Chapter 7 of the book brings us to the home studio section of the book. This part shows us how we can use props to create a complete and inexpensive home studio. The props include the magic circle, arm weights, toe corrector, elastic bands, ankle straps, handles, steps, large ball and medium ball. There is also a homemade toe corrector and something interesting called a tensatoner, (which I have, unfortunately been unable to locate on the internet). Elastic bands and a door stopper, can, for example, be used to replicate many of the reformer and cadillac based exercises, including the arm series, rowing, kneeling arm springs, swakate and many, many others. Following the band section is the ball section. Lest the purists start to grumble, Brooke clearly states that the balls are not part of the classical pilates system; in fact, her exact words are “let me say loud and clear that there was never such a thing as a Pilates ball.” However, as she demonstrates, there are many fun ways to integrate the balls into an at-home pilates workout if one doesn’t have a reformer or Cadillac, chairs or barrels on hand. All of the exercises shown are takes on the classical exercises, including the push-through and the rollback from the cadillac, the saw from the mat, the swan from the ladder barrel and the swimming from the spine corrector, as well as several others. The triad ball stands in for the small barrel in several exercises, such as the helicopter and the bicycle. Stackable steps are used in place of the chairs for exercises such as footwork, going up and pushups. The aforementioned tensatoner is used in place of a foot corrector, can also stand in for a magic circle and is also used with the steps in the wunda-chair-like exercises. Finally, there is also a section devoted to the magic circle.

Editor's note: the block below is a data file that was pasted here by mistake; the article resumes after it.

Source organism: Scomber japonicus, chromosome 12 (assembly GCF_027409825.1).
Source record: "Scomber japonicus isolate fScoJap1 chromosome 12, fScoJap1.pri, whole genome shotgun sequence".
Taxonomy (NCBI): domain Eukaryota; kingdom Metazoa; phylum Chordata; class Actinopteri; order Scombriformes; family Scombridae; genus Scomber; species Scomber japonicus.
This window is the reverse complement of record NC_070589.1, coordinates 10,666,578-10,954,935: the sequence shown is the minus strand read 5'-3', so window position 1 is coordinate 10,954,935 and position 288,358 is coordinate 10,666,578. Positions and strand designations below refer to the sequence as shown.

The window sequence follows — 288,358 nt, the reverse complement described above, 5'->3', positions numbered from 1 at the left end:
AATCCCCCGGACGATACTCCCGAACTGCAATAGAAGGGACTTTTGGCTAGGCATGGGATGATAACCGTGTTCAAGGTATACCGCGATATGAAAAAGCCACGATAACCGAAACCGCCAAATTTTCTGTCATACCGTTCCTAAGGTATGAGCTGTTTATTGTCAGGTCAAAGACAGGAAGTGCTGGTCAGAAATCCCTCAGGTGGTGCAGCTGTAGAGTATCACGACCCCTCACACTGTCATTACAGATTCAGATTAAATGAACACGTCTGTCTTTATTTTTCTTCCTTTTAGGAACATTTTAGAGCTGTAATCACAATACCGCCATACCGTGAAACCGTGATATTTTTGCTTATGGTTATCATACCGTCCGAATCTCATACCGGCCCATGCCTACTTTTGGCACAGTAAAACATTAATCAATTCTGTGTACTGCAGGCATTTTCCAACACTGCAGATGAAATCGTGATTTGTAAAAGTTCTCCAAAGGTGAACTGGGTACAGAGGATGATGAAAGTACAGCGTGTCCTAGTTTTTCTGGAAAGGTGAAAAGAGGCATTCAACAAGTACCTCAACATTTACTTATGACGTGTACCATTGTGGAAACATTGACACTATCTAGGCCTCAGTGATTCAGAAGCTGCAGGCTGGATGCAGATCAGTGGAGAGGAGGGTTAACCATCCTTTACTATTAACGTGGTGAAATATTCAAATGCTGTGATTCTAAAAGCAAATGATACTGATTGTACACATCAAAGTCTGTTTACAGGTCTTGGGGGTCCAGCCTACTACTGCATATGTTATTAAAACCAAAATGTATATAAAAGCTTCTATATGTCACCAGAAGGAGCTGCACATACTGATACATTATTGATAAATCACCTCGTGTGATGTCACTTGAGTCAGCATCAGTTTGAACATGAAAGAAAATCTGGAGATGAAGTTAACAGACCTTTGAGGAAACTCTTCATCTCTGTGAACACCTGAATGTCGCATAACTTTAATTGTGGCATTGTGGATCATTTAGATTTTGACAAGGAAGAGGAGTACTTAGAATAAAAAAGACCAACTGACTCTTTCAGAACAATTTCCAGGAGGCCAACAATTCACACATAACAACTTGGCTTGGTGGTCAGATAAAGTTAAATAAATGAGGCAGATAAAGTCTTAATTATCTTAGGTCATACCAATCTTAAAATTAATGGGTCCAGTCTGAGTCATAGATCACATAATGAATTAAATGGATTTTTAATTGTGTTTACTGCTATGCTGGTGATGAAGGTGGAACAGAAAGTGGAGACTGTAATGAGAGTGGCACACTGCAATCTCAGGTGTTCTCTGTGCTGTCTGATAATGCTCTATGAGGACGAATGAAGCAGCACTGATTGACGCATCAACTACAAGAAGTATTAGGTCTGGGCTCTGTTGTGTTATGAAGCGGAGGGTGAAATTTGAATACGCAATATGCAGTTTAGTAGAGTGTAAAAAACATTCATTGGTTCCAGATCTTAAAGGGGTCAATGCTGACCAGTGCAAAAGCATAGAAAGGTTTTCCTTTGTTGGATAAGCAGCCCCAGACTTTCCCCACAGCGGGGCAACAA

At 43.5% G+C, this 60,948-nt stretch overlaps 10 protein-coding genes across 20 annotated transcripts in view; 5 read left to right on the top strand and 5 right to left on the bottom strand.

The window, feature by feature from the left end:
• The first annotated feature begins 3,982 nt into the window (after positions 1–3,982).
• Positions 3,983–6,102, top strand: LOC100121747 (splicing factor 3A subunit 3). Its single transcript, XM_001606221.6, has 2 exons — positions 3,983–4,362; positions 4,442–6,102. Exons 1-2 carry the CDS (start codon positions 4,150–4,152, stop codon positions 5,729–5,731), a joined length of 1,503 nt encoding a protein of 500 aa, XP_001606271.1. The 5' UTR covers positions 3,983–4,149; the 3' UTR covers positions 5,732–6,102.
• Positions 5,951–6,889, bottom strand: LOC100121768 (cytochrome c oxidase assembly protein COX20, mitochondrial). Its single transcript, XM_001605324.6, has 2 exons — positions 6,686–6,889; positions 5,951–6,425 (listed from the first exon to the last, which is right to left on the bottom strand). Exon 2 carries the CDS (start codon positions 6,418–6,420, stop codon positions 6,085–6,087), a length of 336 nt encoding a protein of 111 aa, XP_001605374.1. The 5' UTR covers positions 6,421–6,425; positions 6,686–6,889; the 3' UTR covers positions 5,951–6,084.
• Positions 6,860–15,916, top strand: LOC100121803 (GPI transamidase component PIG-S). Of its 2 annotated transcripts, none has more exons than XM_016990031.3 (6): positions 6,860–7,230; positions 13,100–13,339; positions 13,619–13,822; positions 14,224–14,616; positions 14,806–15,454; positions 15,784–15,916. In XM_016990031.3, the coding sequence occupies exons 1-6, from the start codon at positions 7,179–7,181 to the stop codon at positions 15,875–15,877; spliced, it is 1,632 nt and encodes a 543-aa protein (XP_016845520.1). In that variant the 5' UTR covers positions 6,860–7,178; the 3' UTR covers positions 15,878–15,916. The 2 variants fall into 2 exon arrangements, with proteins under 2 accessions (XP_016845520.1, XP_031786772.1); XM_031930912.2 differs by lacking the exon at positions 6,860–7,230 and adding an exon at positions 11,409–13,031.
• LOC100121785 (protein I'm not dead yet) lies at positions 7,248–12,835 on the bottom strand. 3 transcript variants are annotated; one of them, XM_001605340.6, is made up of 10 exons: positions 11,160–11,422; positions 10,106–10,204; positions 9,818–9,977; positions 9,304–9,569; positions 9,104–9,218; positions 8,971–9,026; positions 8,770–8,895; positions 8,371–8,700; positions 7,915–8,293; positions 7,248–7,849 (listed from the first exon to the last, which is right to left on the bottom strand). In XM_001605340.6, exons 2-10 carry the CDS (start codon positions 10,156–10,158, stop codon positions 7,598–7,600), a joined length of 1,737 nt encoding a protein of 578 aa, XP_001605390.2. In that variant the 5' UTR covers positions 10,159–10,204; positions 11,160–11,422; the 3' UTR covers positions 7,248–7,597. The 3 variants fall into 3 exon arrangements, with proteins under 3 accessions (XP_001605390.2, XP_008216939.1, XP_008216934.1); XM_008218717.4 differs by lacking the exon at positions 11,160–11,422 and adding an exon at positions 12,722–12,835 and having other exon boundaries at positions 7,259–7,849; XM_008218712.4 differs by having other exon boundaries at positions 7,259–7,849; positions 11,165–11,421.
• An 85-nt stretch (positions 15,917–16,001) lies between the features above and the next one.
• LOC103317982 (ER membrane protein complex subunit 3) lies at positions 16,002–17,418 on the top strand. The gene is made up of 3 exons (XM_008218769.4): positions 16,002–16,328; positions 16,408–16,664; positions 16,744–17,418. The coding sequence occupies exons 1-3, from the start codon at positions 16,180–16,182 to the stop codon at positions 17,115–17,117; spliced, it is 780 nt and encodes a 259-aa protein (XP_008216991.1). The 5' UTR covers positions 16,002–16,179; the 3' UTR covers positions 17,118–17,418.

Following the props section is a chapter called Pilates by Posture that briefly summarizes the most common postural problems (i.e. flatback, Kyphotic-lordotic posture, swayback and scoliosis) and recommends exercises to correct them. Next, the book includes a chapter, Pin-Point Pilates which targets particular areas of the body, abs, back, , glutes, arms, thighs, legs, and feet. Following Pin-Point Pilates is Pilates by Purpose, where the reader takes a quick test to choose a fitness goal, cardio, and calorie burn, breathing and endurance, flexibility and mobility and strength and stability. Each goal has a suggested workout plan. The subsequent chapter is entitled Pilates by Pursuit, and includes the exercises most appropriate for running, swimming and cycling. The last chapter, Pilates RX, suggests exercises to ease chronic aches in the back, neck, knees and shoulders. Finally, there are two pages devoted to resources: continuing education, online classes, clothing, books, dvds and accessories.
To borrow or to buy: definitely buy. As I mentioned above, I bought this book because I loved Brooke Siler’s previous books. I was certain, however, that, with the multitude of pilates books now available, this would be a rehash of the same old information. I was pleasantly surprised to be wrong, a rare thing (just kidding. It is only rare for me to admit to being wrong). Not only would I recommend The Big Book of Pilates to my students who cannot come in more than once a week or who are off on vacation for months at a time (as the French are known to do in the summer), but I would also recommend it to teachers for their own at-home workouts, for newbie teachers to help them structure their classes and even to veteran teachers to freshen and spice up their work. The book has so much information that there really is something for everyone.